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Goyocephale lattimorei See more dinosaur images.

Brian Franczak

GOYOCEPHALE (GOY-oh-cee-FAL-ee)

Period: Late Cretaceous

Order, Suborder, Family: Ornithischia, Marginocephalia, Homalocephalidae

Location: Asia (Mongolia)

Length: Unknown, but probably no more than 6 1/2 feet (2 meters)

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The flat-headed Goyocephale was one of the most unusual pachycephalosaurs. It was found by the Joint Polish-Mongolian Paleontological Expeditions to the Gobi Desert, and was named and described in 1982.

Few pachycephalosaurs are known from more than a skull, but some bones of the skeleton of Goyocephale were also found, including the tail and front and back limbs. The skeleton, although poorly preserved, shows that Goyocephale was built much like other pachycephalosaurs. The limbs were lightly built, and the backbone was reinforced by ossified (bony) tendons along the spines of the vertebrae (back bones). This strengthened the spinal cord and probably helped reduce stress during head-butting contests. As the name Goyocephale ("decorated head") indicates, the skull roof was rough and pitted. Although flat-headed, Goyocephale probably had head-butting contests in which males fought for females and territory during breeding seasons. Also, the prominent, caninelike teeth that were in the front of both the upper and lower jaws probably were a display to scare other animals away. This kind of display was also found in some primitive deer (muntjacs) and the heterodontosaurid dinosaurs.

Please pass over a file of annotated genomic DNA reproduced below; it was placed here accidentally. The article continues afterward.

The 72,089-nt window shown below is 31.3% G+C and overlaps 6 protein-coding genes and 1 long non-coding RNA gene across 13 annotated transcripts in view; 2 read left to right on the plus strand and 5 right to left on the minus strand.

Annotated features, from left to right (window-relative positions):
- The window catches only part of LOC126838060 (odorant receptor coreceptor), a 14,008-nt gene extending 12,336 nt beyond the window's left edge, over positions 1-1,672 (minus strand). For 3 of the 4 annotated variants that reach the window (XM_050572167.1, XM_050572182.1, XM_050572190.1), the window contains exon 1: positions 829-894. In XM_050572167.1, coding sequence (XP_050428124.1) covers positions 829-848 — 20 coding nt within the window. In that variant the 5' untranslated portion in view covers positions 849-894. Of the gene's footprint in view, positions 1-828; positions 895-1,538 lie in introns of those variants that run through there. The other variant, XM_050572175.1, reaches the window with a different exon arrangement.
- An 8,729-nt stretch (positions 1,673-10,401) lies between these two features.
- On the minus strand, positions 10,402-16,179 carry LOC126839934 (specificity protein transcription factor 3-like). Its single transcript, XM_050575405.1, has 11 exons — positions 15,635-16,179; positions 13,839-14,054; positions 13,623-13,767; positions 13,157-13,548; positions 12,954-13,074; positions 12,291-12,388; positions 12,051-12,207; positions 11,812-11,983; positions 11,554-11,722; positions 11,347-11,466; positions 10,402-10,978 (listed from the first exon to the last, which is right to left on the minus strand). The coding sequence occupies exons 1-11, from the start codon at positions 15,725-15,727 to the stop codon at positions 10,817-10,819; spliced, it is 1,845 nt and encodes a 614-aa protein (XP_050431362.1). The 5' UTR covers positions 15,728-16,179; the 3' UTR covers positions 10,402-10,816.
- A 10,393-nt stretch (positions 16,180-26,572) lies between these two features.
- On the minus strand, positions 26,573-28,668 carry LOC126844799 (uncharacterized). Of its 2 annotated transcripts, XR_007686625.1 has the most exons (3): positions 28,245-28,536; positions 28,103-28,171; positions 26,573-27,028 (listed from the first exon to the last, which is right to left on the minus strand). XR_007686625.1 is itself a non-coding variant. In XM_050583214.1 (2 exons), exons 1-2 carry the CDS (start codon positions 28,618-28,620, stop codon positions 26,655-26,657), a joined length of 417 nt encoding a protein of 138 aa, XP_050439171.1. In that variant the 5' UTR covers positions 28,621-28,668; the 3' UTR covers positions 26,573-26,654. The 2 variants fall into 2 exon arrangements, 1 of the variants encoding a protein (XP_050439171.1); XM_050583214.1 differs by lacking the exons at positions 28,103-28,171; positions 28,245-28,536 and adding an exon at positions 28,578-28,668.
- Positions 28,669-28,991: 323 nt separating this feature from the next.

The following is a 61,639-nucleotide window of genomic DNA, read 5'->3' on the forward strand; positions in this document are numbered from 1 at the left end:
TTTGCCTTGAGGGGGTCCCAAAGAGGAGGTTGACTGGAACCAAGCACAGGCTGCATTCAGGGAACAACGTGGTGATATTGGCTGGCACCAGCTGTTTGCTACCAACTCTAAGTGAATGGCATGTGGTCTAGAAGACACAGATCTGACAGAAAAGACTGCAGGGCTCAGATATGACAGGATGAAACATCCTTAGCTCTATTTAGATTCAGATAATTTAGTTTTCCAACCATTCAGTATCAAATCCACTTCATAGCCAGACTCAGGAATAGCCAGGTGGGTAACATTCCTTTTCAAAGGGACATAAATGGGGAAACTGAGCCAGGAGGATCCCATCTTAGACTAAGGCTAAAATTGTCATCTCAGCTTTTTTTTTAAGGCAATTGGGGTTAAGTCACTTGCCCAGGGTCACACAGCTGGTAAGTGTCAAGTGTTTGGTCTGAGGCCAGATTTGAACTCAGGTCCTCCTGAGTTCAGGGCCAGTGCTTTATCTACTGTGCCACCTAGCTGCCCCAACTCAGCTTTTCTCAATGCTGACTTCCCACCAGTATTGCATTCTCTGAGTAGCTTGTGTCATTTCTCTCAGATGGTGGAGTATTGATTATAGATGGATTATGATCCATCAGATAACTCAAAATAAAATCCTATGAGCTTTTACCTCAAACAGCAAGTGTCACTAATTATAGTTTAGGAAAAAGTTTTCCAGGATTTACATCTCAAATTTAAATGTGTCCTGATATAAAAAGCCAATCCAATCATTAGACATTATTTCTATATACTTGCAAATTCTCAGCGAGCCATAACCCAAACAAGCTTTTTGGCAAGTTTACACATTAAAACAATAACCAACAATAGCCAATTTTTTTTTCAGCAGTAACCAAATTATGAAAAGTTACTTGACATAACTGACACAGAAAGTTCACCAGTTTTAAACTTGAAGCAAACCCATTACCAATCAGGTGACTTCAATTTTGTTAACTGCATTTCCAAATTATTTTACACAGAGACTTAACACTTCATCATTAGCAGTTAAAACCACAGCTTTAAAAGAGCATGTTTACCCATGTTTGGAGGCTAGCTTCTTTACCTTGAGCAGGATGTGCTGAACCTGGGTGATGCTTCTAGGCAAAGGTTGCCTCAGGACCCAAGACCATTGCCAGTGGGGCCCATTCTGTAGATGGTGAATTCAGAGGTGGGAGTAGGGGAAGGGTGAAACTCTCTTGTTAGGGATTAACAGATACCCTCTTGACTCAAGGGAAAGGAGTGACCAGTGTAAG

Goyocephale is one of the few known flat-headed pachycephalosaurs. Its relatives included Homalocephale and Wannanosaurus, both from the Late Cretaceous of central and eastern Asia.